Personal taxes hiked by stealth and steep increase in sin taxes to close tax gap

As anticipated, minister Godongwana steered clear of increasing VAT or personal taxes. Picture: Independent Newspapers.

As anticipated, minister Godongwana steered clear of increasing VAT or personal taxes. Picture: Independent Newspapers.

Published Feb 22, 2024


By Yolandi Esterhuizen

In a challenging economic landscape compounded by high inequality and an impending election year, policymakers are tasked with balancing revenue generation and economic growth in South Africa. Ahead of finance minister Enoch Godongwana’s budget speech for the 2024/5 tax year, we knew that a shortfall in corporate taxes would leave the National Treasury (NT) looking to raise around R15 billion in additional taxes.

But with this being an election year unfolding in a cost-of-living crisis, most commentators expected the minister to avoid increases in direct taxes.

As anticipated, minister Godongwana steered clear of increasing VAT or personal taxes. He also avoided making deep cuts to government spending. At the same time, tax hikes in future tax years are not off the table.

Here are a few of the elements of the budget speech that caught my eye:

Personal taxes may increase via bracket creep

The NT has decided to keep the tax tables exactly as they were last year. Unlike previous years, government will not adjust the tax brackets to provide relief from inflation even for low- and middle-income earners. This measure will raise an additional R16.3 billion in revenue. But at the same time, this stealth tax increase could bring hardship to many people in a year of stagnant wage growth and high inflation.

Still no clarity on NHI funding

Although President Ramaphosa expressed readiness to sign the National Health Insurance (NHI) bill into law during his State of the Nation address, it appears that the journey towards full implementation may take longer than anticipated. Minister Godongwana allocated a modest R1.4 billion for the NHI in his budget and was silent about how it will be funded in future. He left medical aid tax credits untouched—neither providing an inflationary increase nor scrapping them to create funds for the NHI.

According to research by FTI Consulting, it's estimated that each employed individual will need to contribute approximately R1500 per month. However, there was no mention of whether, or how, payroll taxes will be implemented.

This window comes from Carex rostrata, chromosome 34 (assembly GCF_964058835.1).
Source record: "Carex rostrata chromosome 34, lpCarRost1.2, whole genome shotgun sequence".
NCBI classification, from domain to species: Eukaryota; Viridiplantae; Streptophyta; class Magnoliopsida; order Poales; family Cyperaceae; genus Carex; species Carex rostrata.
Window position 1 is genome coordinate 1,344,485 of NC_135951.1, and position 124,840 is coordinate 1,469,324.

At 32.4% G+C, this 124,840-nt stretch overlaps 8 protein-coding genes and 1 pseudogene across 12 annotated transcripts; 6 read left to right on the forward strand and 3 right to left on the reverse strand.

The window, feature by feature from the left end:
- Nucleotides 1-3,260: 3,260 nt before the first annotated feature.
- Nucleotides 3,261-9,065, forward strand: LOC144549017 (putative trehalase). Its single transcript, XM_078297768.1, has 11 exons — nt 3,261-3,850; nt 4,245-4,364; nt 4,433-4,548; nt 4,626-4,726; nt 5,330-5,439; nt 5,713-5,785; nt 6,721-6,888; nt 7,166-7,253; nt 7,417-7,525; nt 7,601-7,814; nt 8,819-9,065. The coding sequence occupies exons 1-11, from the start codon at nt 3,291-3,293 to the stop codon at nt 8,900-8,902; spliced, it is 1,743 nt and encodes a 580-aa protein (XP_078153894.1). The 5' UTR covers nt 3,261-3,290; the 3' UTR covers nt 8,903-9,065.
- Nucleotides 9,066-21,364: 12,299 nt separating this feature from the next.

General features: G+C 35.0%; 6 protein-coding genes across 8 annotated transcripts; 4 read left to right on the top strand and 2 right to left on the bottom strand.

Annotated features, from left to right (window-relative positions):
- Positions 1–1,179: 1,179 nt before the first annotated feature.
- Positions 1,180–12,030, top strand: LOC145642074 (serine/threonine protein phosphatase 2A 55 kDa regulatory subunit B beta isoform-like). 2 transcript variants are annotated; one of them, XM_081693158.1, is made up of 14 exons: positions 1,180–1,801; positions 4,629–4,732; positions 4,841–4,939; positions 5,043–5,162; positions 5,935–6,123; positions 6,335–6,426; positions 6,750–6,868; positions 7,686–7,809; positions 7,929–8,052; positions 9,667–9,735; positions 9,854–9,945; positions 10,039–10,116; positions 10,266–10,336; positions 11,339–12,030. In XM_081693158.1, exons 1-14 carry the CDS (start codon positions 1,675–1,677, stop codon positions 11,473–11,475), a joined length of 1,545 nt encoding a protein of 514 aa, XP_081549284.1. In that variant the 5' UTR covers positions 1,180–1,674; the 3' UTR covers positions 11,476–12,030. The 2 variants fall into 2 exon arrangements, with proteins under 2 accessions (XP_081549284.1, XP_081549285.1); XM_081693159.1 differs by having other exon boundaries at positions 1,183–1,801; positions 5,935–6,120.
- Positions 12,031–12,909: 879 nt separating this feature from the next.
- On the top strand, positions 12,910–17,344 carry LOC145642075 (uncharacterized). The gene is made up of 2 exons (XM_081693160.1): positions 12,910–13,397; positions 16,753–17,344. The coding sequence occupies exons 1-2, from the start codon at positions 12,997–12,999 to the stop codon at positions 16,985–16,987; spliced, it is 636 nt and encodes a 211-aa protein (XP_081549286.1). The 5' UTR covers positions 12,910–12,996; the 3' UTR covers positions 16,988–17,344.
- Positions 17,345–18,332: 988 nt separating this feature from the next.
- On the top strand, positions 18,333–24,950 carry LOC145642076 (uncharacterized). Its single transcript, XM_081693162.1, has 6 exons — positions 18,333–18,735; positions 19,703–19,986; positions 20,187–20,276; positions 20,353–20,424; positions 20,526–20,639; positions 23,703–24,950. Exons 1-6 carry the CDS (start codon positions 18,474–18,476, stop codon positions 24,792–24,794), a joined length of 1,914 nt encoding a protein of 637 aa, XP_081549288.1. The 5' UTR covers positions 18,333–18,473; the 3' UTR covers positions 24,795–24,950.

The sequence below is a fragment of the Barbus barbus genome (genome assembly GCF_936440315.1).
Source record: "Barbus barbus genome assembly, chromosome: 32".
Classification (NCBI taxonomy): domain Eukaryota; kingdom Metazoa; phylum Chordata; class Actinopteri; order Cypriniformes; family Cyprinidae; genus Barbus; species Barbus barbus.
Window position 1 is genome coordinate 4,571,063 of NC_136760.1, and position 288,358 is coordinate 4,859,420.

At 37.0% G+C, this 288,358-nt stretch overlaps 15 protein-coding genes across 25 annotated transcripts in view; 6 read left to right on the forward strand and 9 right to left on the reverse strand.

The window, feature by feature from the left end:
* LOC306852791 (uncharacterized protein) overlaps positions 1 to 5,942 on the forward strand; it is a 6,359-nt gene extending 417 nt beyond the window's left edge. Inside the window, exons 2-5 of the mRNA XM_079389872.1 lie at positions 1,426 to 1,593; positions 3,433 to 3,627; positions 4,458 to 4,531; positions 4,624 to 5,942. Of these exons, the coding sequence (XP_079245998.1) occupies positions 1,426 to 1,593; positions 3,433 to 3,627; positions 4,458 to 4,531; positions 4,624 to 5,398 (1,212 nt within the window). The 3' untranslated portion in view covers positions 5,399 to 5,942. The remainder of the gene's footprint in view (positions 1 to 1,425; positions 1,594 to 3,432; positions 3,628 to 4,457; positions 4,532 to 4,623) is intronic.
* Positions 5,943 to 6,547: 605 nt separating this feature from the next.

Focus on compliance

In the Medium-Term Budget Policy Statement (MTBPS), the minister emphasised that the most effective means of financing government initiatives is by broadening the tax base and enhancing tax administration efficiency. This was explicitly reiterated during the budget speech, with a clear policy directive aimed at expanding the tax base while simultaneously enhancing compliance and administrative efficiency. Notably, the South African Revenue Service (SARS) is actively bolstering compliance efforts through various ongoing projects, including the SARS modernisation initiative.

Fuel levies stay the same

As in the 2022 and 2023 Budgets, the government proposed no changes to the general fuel levy or the Road Accident Fund levy, resulting in tax relief of around R4 billion. This will be welcomed by businesses and consumers alike at a time when fuel prices may spike due to volatile rand/dollar exchange rate and unpredictable energy markets.

Two pot system could boost tax collections

This month, the National Assembly passed the Revenue Laws Amendment Bill, which introduces a two-pot retirement system. Despite the retirement industry pleading for more time, the finance minister reiterated this timetable for the system to come into effect.

In the two-pot system, a member’s retirement savings will be split into an accessible pot into which one-third of their contributions will be invested (go into a savings vehicle), and an inaccessible retirement pot, where the other two thirds will be invested. Government expects to raise R5 billion in the 2024/5 tax year from taxpayers who make withdrawals from retirement savings.

From 1 September 2024, individuals can make initial cash withdrawals from their savings pot, with final legislation anticipated shortly. This tight timeline offers little preparation for employers, employees, and the retirement industry. Furthermore, these withdrawals are expected to boost revenue collections, subject to marginal tax rates.

Unemployment and incentives

The unemployment rate is very high, and despite the extension of the learnership tax incentive by three years and other employment-promoting incentives, their effectiveness is questioned. Simplifying these incentives could potentially increase participation.

Introduction of a global minimum corporate tax

Government used the budget speech to unveil a long-term tax reform that will align South Africa with the Organisation for Economic Co-operation and Development’s (OECD’s) global minimum corporate tax proposal. Under this reform, multinational corporations with annual revenue exceeding €750 million will be subject to an effective tax rate of at least 15%, regardless of where their profits are generated.

Focus on improving collections

In addition to the proposals to raise more taxes via increases, the finance minister noted that the SARS continues to rebuild and implement recommendations from the Nugent Commission. We are hopeful that these measures to tighten the tax net will help to prevent the need to increase taxes for compliant taxpayers. But given South Africa’s fiscal fragility, we should not be surprised if VAT or personal taxes are increased in the next budget speech.

Esterhuizen is the director of global compliance, product management at Sage.